Prior to the new law, the tax code provided for an expensing election of up to $139,000 for small businesses in 2012, with that amount expected to fall to approximately to $25,000 in 2013. The new law, however, increases the available expensing election to $500,000 for both 2012 and 2013.
The expensing election, which is available to both new and used business property purchased and placed in service during 2012 or 2013, is in addition to the bonus depreciation allowance, and can benefit small businesses which engage in eligible investments of less than $2,500,000 within the year. The expensing allows a taxpayer to write-off up to $500,000 of equipment, but in no case more than the taxpayer’s income. Further, the available write-off decreases dollar-for-dollar to the extent that the taxpayer’s total investment in qualifying property for the year exceeds $2,000,000. The major advantage of the expensing election over bonus depreciation is its availability for used property.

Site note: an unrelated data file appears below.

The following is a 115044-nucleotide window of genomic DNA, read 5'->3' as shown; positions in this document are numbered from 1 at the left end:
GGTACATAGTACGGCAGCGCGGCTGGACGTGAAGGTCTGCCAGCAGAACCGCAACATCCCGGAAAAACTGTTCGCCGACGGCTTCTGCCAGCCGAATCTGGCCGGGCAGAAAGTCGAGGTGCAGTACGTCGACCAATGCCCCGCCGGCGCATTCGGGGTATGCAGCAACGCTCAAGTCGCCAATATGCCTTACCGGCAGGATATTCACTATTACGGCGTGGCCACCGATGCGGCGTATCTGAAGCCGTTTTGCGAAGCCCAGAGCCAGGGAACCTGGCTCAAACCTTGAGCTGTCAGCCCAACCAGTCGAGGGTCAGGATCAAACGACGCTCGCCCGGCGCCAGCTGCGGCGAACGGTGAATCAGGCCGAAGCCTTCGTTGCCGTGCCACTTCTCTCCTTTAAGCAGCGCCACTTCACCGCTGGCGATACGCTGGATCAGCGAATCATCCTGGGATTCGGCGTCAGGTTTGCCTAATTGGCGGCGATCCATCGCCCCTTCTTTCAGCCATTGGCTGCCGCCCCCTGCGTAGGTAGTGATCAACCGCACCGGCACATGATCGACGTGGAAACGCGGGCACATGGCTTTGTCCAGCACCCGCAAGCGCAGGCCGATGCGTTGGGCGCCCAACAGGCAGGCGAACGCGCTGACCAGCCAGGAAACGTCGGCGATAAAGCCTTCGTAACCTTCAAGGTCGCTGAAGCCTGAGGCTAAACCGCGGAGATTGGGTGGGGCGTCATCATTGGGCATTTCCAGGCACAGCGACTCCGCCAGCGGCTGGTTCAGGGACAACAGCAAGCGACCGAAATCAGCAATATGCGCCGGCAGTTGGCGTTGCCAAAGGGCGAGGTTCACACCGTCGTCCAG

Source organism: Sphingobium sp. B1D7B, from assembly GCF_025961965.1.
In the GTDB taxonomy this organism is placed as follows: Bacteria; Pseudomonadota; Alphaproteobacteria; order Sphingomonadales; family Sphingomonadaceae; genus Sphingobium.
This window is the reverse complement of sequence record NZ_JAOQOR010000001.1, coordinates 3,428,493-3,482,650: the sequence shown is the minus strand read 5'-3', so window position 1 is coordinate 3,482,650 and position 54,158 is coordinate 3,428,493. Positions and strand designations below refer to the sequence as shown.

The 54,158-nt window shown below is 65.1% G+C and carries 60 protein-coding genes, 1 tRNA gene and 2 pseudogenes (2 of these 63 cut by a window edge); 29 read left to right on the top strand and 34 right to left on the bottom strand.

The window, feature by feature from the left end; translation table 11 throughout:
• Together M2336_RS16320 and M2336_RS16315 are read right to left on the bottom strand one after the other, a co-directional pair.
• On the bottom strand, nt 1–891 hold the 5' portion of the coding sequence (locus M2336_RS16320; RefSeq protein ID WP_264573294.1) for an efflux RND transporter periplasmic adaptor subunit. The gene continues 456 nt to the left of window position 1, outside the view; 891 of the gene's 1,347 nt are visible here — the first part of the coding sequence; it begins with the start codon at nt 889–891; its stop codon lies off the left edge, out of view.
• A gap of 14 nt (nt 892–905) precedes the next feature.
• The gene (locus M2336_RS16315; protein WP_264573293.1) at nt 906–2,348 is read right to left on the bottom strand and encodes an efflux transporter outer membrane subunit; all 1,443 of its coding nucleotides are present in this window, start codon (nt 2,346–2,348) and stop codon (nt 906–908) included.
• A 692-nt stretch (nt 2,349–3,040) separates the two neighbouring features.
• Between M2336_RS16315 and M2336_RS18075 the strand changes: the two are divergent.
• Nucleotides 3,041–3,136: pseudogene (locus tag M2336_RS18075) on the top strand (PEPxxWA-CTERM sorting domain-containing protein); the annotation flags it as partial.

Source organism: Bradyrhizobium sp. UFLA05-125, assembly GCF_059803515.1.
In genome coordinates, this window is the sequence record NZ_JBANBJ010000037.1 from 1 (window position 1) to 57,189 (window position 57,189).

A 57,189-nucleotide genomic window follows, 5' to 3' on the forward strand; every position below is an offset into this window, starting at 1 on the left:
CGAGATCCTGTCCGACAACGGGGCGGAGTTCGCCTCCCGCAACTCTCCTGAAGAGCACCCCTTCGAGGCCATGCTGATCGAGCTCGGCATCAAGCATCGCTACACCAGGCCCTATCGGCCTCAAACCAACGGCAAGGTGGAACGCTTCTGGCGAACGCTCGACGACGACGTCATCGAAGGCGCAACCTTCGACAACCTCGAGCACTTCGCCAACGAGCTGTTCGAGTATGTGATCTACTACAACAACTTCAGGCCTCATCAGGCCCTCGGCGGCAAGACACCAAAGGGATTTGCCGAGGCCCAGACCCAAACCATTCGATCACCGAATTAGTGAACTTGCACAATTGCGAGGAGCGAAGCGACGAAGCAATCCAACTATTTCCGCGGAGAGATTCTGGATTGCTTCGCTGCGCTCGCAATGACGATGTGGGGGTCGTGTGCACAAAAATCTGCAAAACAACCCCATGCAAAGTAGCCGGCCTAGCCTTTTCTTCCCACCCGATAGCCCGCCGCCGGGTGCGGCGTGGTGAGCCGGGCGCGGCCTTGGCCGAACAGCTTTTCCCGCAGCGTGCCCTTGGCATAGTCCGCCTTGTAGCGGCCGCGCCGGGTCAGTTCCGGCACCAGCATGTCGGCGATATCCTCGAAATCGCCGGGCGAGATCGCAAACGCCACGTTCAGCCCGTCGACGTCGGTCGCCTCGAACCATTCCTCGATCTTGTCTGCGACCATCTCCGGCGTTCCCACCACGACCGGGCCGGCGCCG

Ordering of Deductions
When both bonus depreciation and Section 179 expensing are available and desired, the deductions are calculated by applying Section 179 first, followed by bonus depreciation, and last the regular depreciation allowance.
Example: New non-commercial aircraft placed in service within the first three quarters of the year by a taxpayer able to use the Section 179 deduction:
|Aircraft cost –||
|179 deduction –||
|$500,000 reduced by ($2,200,000 – $2,000,000)|
|bonus depreciation –||
|50% of ($2,200,000 – $300,000)|
|ordinary depreciation –||
|20% (normal first-yr depreciation $2,200,000 – $300,000 – $950,000|
|total year 1 write-off –||
|% of purchase price –||
Prepare for the Coming of the IRS